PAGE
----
Now, while most organizations would simply stop with a mission statement, there is no boundary to the enthusiasm of the Optimist’s as they also have a Vision Statement (no one else could be so bold!):

“Optimist International will be recognized worldwide as the premier volunteer organization that values all children and helps them develop to their full potential.”

These two powerful statements were enough for me. As I read these, tears of hope began to fill my eyes and streamed onto my keyboard. As I continued to read I came across their credo and was amazed that all of this invaluable information was not only posted on the Internet, but was absolutely free of charge! It was an epiphany and from that moment I vowed to do the work necessary to fulfill the ambitious creed. Below I outline my approach:

The Optimist Creed
Promise Yourself-

To be so strong that nothing can disturb your peace of mind - Check. As I child I was always inspired by this 70’s Boston’s song and now I see it as no mere coincidence. This should be easy.

To make all your friends feel that there is something in them - Check. I have no problems letting my friends know what is in them, particularly what they are full of.

To look at the sunny side of everything and make your optimism come true.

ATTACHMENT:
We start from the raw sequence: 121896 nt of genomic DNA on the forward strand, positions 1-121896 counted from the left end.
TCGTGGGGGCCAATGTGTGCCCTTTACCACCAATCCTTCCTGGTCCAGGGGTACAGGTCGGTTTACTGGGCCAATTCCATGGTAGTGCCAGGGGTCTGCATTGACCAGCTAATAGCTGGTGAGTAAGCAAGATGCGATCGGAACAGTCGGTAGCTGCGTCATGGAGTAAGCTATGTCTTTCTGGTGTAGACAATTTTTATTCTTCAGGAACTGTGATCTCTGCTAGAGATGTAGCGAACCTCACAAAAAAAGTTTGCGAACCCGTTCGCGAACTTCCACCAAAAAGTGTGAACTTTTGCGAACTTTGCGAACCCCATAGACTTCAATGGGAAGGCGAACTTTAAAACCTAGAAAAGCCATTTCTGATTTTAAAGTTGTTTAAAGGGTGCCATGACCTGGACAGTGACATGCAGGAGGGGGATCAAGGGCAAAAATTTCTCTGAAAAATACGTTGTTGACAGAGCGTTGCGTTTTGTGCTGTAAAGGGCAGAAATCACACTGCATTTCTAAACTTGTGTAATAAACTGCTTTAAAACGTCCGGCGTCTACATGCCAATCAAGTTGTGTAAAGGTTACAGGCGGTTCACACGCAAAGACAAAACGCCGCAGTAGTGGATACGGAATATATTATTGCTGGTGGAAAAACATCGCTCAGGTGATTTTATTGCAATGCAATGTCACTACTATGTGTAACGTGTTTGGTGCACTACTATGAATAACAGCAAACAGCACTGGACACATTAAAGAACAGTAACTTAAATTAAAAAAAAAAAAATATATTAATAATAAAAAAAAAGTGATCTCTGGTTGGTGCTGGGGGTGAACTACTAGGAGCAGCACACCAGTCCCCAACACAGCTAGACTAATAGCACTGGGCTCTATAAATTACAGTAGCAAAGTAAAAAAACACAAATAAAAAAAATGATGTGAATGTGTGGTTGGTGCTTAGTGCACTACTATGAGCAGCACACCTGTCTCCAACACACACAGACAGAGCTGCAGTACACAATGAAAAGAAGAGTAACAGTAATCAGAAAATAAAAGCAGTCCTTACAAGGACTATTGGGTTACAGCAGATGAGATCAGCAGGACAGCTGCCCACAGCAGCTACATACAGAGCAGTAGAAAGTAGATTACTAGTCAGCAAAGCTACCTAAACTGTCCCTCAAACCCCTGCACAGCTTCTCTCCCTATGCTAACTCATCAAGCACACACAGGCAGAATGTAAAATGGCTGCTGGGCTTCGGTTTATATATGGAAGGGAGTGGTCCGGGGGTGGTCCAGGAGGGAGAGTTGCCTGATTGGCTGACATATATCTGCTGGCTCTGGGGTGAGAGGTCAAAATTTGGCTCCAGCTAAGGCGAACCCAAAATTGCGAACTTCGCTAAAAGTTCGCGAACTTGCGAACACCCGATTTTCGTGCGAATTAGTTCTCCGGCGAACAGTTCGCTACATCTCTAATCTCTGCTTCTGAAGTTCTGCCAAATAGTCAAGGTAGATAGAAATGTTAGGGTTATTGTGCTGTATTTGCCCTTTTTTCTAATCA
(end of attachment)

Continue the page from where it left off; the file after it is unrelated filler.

- I would like to view this as possible but I envision scenarios where this cannot be done. For example, if I am stuck in traffic and have just ingested a large coffee and two bran muffins…I think you see where I am going with this.

To think only of the best, to work only for the best, and to expect only the best. - So basically this inspires me to work for someone who is really good and only think about being the best while also expecting the best. Note, this does not inspire me to in any way work to be the best myself. Check, I am already doing this.

To be just as enthusiastic about the success of others as you are about your own. - I promise only to do this up to the point of jealousy.

To forget the mistakes of the past and press on to the greater achievements of the future. - I have always been inspired that my next opportunity for great failure is just around the corner.

To wear a cheerful countenance at all times and give every living creature you meet a smile. I would like to wear countenance but unfortunately it washes me out and makes my ass look big.

To talk health, happiness and prosperity to every person you meet. - This is one with which I take exception. I just never see myself as being “that guy” and I certainly don’t want to be labeled. I can see it now, oh here comes Mike and all he wants to talk about health, happiness and prosperity. Further, I don’t think this is in my DNA.

To give so much time to the improvement of yourself that you have no time to criticize others. - I really like this one however I think it neglects an important two-pronged approach. By allowing criticism of others, it brings them down to a much lower level thereby decreasing the amount of time I have to spend improving myself.

To be too large for worry, too noble for anger, too strong for fear, and too happy to permit the presence of trouble. - Anabolic steroids should help with the weight gain and strength and anti-depressants should cover the happiness. Not sure what to take for nobility but if I wear a crown, this might help do the trick.

With this great challenge ahead and in today’s difficult times, I invite you to join me in my quest.